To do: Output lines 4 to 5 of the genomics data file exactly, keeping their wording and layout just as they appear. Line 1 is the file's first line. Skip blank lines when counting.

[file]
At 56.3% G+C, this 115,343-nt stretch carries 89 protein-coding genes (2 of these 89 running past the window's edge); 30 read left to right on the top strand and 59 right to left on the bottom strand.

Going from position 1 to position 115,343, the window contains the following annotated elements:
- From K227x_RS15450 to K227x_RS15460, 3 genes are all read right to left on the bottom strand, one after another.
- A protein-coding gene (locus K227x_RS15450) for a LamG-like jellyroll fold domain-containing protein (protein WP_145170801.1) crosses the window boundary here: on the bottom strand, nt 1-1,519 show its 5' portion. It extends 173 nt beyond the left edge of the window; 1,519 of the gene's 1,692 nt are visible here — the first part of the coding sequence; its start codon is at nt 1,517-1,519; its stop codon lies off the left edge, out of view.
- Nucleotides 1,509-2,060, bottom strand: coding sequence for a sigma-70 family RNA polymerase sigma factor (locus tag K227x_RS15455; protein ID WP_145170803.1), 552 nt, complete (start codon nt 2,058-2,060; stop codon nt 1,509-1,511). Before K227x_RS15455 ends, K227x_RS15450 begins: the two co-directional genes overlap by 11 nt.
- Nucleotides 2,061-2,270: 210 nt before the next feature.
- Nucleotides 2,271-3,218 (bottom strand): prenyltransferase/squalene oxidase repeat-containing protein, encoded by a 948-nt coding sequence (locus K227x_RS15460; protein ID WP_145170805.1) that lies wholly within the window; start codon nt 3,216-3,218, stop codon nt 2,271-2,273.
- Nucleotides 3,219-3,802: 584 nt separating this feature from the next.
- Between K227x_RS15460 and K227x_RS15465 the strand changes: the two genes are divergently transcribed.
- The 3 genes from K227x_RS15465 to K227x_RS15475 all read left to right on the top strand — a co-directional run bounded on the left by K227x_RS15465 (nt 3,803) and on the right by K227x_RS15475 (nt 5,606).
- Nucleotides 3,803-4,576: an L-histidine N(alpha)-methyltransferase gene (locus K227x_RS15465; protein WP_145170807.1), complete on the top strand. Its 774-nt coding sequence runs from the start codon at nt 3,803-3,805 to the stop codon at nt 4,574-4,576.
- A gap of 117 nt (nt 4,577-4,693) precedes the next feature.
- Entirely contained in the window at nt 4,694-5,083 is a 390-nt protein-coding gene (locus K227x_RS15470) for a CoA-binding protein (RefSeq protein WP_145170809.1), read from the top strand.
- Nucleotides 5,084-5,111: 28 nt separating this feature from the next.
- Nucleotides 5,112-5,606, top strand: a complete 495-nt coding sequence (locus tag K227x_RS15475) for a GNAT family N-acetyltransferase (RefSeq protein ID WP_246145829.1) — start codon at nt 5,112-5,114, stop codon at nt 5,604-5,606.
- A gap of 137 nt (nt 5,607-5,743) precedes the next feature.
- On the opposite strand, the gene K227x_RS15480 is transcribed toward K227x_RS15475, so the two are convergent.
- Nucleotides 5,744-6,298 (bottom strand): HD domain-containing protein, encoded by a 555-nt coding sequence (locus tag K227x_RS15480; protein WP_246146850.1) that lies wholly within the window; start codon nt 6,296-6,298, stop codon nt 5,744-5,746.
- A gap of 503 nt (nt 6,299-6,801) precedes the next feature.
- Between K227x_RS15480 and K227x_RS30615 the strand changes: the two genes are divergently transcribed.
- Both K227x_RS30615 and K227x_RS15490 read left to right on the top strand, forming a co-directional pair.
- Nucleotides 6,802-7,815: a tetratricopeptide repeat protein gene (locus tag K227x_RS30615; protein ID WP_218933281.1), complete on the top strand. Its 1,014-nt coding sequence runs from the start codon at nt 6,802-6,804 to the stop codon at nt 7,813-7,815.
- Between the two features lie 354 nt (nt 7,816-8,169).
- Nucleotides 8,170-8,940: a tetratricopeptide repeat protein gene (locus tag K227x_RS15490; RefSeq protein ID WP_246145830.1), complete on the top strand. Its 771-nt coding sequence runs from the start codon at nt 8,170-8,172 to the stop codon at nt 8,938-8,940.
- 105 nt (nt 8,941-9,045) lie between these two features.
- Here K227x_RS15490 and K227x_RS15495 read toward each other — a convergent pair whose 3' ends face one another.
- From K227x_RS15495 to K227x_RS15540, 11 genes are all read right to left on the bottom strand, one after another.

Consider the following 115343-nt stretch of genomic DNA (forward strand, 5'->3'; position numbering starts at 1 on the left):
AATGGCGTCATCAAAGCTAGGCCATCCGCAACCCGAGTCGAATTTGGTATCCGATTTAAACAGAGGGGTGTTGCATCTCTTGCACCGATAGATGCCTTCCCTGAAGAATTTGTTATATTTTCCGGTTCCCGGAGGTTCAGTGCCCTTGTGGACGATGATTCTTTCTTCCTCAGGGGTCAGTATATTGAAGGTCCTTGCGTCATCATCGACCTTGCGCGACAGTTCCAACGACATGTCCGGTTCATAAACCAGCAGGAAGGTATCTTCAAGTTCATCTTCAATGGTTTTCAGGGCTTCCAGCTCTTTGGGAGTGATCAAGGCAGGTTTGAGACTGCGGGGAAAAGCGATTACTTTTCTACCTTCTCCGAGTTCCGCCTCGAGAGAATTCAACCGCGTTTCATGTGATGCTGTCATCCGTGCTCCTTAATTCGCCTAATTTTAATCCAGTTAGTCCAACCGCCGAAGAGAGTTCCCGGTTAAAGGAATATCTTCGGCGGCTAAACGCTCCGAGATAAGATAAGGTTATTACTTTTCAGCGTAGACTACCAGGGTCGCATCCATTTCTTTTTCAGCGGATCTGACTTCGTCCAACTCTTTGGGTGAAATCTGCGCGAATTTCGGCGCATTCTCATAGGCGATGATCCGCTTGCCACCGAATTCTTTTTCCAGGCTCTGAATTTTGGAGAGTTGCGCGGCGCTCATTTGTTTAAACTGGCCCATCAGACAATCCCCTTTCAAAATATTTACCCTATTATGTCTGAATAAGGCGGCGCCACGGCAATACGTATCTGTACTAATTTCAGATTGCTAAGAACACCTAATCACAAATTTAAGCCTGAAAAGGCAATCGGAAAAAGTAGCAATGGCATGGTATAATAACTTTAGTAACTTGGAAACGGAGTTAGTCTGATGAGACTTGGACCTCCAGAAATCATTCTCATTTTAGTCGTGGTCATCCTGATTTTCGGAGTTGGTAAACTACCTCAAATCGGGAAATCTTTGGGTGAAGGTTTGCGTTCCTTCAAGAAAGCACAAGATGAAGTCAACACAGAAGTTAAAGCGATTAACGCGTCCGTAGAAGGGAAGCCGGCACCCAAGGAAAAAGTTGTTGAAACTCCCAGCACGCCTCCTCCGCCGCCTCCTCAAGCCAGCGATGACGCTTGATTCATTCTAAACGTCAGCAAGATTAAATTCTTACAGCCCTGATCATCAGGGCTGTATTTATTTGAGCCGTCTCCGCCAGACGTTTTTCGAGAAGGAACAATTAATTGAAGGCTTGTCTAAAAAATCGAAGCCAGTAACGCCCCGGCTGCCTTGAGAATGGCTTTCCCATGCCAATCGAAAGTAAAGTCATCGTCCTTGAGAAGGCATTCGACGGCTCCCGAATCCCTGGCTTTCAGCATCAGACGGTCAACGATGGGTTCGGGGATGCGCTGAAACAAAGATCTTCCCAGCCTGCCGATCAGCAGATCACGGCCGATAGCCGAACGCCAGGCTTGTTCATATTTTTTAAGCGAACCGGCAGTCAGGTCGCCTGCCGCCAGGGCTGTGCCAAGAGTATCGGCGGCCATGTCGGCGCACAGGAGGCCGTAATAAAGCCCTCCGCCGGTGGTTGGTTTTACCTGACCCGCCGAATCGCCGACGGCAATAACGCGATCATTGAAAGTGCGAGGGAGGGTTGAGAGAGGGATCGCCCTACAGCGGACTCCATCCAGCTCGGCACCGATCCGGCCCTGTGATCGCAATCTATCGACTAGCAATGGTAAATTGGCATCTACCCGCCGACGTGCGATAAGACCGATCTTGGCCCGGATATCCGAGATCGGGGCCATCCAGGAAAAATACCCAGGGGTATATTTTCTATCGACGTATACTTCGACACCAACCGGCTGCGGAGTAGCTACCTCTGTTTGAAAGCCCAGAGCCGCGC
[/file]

- A protein-coding gene (locus K227x_RS15450) for a LamG-like jellyroll fold domain-containing protein (protein WP_145170801.1) crosses the window boundary here: on the bottom strand, nt 1-1,519 show its 5' portion. It extends 173 nt beyond the left edge of the window; 1,519 of the gene's 1,692 nt are visible here — the first part of the coding sequence; its start codon is at nt 1,517-1,519; its stop codon lies off the left edge, out of view.
- Nucleotides 1,509-2,060, bottom strand: coding sequence for a sigma-70 family RNA polymerase sigma factor (locus tag K227x_RS15455; protein ID WP_145170803.1), 552 nt, complete (start codon nt 2,058-2,060; stop codon nt 1,509-1,511). Before K227x_RS15455 ends, K227x_RS15450 begins: the two co-directional genes overlap by 11 nt.